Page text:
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Tributes paid to Romford Drum and Trumpet Corps ‘music man’ Dick Bouchard MBE

PUBLISHED: 08:26 23 August 2013 | UPDATED: 08:31 23 August 2013

Dick leads the Romford Drum and Trumptet Corps during the opening of the band's first permanent residence in Harold Hill

Dick leads the Romford Drum and Trumptet Corps during the opening of the band's first permanent residence in Harold Hill

Archant

Tributes have poured in for the founder of Romford Drum and Trumpet Corps, who died last week.

Dick with Diana, Princess of WalesDick with Diana, Princess of Wales

Richard (Dick) Bouchard MBE, 87, died at Chaseview residential home, in Dagenham Road, Rush Green, Romford.

He started the band in 1957 with a few battered instruments, 12 members and a loan of £100.

And through his dedication the band grew and played around the country, internationally and in front of the Queen.

Before he started the military-style band he was a member of the Essex Army Cadet Force during the Second World War. He later joined the Royal Navy and was awarded the Burma Star.

The portrait bench in Harold Hill, featuring (l-r) King Henry VIII, banknote deisgner Harry Norman Eccleston, and DickThe portrait bench in Harold Hill, featuring (l-r) King Henry VIII, banknote deisgner Harry Norman Eccleston, and Dick

After leaving the Navy in 1946 he rejoined the Army Cadet Force. When he left in 1950 he held the King’s Commission as captain in the Territorial Army Reserve of Officers.

In the same year he and Peter Richardson founded the Romford Royal British Legion Boys Band, and later the Romford Drum and Trumpet Corps (RDTC).

Dick, who was also known as Mr B, was the founding member of the Traditional Youth Marching Band Association and in 1999 was recognised in the Queen’s New Year’s Honours list when he was made an MBE for his services to music for youth.

In his later years, he took a step back from training, but was still the band’s director of music.

Dick was made an MBE by the QueenDick was made an MBE by the Queen

His niece, Susan Dewhurst, said in a tribute on the RDTC’s Facebook page: “My cousins and I were sorting through some of his things to take to his new home.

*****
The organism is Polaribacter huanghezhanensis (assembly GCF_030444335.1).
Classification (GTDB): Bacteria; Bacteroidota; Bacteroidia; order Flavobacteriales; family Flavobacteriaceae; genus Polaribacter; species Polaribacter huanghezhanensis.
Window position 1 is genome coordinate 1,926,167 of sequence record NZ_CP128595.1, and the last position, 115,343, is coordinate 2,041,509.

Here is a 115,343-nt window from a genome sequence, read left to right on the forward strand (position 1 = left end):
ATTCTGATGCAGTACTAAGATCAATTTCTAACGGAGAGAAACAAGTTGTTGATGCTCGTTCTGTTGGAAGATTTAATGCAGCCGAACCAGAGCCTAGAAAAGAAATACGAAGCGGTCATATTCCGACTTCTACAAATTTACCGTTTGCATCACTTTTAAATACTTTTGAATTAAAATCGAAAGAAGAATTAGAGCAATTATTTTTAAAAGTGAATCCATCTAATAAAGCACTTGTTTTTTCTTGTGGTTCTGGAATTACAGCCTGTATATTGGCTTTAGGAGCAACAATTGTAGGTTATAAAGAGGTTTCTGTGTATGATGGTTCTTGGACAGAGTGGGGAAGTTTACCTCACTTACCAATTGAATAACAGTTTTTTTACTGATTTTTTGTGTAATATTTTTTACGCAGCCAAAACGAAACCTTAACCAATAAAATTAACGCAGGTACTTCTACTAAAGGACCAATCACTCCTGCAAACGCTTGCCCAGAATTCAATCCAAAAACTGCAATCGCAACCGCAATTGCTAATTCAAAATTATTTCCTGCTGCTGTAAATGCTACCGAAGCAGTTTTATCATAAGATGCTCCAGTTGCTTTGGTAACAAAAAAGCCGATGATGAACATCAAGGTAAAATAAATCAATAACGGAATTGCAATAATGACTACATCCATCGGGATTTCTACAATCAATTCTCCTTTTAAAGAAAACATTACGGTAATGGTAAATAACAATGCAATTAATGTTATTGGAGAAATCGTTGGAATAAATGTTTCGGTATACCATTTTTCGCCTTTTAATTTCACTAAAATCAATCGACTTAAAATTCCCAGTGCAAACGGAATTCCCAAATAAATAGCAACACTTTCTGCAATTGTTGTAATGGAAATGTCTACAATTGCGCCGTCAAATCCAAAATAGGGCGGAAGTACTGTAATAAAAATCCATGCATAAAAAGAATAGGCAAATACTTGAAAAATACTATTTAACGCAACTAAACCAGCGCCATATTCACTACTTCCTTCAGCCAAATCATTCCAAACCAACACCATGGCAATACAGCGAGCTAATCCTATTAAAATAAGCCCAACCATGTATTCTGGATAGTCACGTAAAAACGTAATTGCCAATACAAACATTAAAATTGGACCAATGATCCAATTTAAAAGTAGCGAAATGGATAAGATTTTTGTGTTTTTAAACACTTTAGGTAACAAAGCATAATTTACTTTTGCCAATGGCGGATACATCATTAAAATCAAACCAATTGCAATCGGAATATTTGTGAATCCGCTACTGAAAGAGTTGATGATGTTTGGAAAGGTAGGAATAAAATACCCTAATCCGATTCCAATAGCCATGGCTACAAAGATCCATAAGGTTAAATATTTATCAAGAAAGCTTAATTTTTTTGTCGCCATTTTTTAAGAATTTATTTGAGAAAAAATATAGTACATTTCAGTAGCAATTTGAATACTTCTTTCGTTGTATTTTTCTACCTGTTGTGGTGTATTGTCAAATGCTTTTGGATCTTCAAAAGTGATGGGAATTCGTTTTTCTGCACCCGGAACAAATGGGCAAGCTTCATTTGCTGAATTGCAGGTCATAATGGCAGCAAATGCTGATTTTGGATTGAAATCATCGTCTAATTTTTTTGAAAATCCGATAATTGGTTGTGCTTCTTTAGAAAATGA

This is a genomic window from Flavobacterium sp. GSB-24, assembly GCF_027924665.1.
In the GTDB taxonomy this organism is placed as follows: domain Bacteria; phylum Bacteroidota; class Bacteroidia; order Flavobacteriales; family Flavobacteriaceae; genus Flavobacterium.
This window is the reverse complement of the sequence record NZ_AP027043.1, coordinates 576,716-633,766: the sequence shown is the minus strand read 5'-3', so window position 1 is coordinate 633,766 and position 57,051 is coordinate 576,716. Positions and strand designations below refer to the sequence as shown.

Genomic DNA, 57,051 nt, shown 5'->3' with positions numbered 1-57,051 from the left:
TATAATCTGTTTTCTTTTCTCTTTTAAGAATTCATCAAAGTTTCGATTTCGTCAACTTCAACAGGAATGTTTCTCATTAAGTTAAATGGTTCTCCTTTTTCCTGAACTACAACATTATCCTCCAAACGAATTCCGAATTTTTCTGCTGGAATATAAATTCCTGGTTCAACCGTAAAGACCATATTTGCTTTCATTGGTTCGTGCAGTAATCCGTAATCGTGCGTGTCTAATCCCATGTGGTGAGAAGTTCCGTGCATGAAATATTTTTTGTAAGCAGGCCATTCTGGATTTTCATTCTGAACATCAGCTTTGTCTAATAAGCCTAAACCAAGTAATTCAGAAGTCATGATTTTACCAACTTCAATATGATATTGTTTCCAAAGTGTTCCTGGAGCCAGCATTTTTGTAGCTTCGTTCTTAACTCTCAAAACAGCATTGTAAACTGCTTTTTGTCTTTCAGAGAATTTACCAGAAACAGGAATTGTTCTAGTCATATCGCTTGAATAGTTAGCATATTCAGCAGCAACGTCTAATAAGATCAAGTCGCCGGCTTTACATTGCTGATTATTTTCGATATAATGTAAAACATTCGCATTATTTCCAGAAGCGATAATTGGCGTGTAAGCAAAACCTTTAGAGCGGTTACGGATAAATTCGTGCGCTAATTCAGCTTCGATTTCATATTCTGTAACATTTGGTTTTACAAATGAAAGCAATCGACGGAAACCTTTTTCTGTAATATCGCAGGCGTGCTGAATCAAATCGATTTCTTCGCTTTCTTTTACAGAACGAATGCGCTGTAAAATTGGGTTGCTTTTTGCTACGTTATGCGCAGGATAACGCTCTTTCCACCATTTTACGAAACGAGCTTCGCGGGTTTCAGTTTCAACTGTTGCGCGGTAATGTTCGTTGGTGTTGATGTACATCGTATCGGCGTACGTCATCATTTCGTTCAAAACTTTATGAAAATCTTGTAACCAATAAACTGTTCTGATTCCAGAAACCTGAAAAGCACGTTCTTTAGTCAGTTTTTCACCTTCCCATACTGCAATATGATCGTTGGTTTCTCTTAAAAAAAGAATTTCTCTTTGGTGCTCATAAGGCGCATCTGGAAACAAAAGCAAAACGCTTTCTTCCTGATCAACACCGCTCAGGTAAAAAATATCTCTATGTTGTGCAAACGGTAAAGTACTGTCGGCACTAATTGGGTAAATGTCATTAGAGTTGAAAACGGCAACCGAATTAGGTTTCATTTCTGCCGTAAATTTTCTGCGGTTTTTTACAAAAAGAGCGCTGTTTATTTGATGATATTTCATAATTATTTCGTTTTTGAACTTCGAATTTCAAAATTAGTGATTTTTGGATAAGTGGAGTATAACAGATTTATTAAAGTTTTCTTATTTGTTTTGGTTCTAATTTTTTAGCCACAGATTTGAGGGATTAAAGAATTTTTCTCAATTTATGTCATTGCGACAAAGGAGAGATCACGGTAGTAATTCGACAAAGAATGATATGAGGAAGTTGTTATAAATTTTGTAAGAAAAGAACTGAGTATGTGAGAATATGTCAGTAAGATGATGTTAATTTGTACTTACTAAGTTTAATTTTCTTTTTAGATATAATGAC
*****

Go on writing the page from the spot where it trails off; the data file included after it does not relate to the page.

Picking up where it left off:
“We had just finished when we had the phone call.

“Dick was our favourite uncle, he was so lovely, and he has seven nephews and nieces, four of whom were very early band members.

“We know that Dick was married to the band; we accepted that years ago, but he was greatly loved by us, and he will be greatly missed.”

Chairman of RDTC, Steve Evans, met Dick when his daughter Kerrie joined the band in 1986.

He got involved mainly because of Dick’s “enthusiasm and charisma”.

He said that Dick was an “inspirational leader”.

Mr Evans added: “I’ll always be grateful to him for making my own children better people, giving them a disciplined, confident outlook, a sense of purpose, team players and long lasting friendships.

“This also goes for the thousands of young people who have passed through the band, many of whom have gone on to join the services.”

Band secretary Kerrie Binder said: “The band was his life and they were his main focus. Without him we wouldn’t be here.

“He was the figurehead of our organisation and will continue to be.

“He was known as the music man and was very good at what he did.”

Dick’s funeral will take place on Monday, September 2, at St Edward’s Church, Market Place, Romford, at 1.30pm.

There will be a procession by the 60 members of the corps from Angel Way to Market Place.

A cremation service will be follow at Forest Park Crematorium, Forest Road, Hainault at 3pm.

After the service there will a reception at the Romford United Services Club (Rusc), in Mawney Road, Romford.

Floral tributes can be sent to West & Co Funeral Directors at 620-626 Rainham Road South, Dagenham, RM10 8YP. Alternatively donations can be sent to c/o 60 Wallenger Avenue, Romford, RM2 6ER, made payable to the Romford Drum and Trumpet Corps.

Representatives from other bands or organisations are welcome to attend in uniform.


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